algesi-, alge-, alges-, algesio-, algi-, algio-, -algesia, -algesic, -algetic, -algic, -algia, -algy

(Greek: pain, sense of pain; painful; hurting)

Used actively in medical terminology to denote a condition of sensitivity to pain as specified by the combining root.

phlebalgia
Pain originating in a vein.
photalgia
1. Light-induced pain, especially of the eyes.
2. Ocular pain caused by light; also, photodynia.
phrenalgia
1. Pain in the diaphragm.
2. An acute mental distress; psychalgia; melancholia.
plantalgia (s) (noun), plantalgias (pl)
A painful condition of the undersurface of the feet: Wearing shoes to the party that were much too tight caused plantalgias for Jill and Susan.
pleuralgia, pleuralgic
Pain in the pleura (membrane of the lungs and thoracic cavity) or in the side. Also, pleurodynia.
pneumonalgia
Pain in the lungs.
podalgia
Pain in the foot, as from gout, rheumatism, or the like.
A man is suffering greatly because of the pain in this foot.
A doctor checks the podalgic condition of his patient with poditis.

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podalgia, pedionalgia, pedioneuralgia
1. Pain in one foot or both feet. Such foot pains may be a result of gout or rheumtism, among other causes.
2. Pain in the sole of a foot or both feet; also, pododynia, tarsalgia.
polyalgesia, polyalgesic
A disorder in which a single painful stimulus produces the sensation of multiple painful stimuli.
polymyalgia
Myalgia (muscle pain) affecting several muscles or muscle groups simultaneously.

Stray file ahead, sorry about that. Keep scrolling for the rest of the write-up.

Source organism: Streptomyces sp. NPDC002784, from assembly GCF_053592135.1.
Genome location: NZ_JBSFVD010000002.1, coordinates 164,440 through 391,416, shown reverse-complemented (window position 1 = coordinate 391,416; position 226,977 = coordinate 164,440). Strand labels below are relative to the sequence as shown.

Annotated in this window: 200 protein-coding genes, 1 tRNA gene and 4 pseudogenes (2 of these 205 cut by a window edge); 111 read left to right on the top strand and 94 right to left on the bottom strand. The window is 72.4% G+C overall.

polyneuralgia
Neuralgia (acute spasmodic pain) of several nerves simultaneously.
proctalgia
Pain at the anus, or in the rectum; also, proctodynia, rectalgia.
prosopalgia, prosopalgic, prosoponeuralgia
Trigeminal neuralgia (cranial nerve).
prostatalgia
Pain in the area of the prostate gland.
prostatalgia, prostatodynia
Pain in the prostate; some authorities limit usage to pain of unknown origin; such as, that seen in nonbacterial prostatitis.

A type of inflammation of the prostate which is not a result of bacterial infection and in which there are no objective findings; such as, the presence of infection-fighting cells, in the urine of men who suffer from the disease. The prostate is a walnut-

Prostatodynia is typically a chronic, painful disease. The symptoms (including chills, fever, pain in the lower back and genital area, body aches, burning or painful urination, and the frequent and urgent need to urinate) characteristically go away and then come back without warning.

The urine and fluid from the prostate reveal no evidence of a known infecting organism or of cells that the body usually produces to fight infection.

Apparently treatment is ineffective. Therapy with antibiotics and with drugs that relax the muscles of the prostate gland is often attempted and fails.


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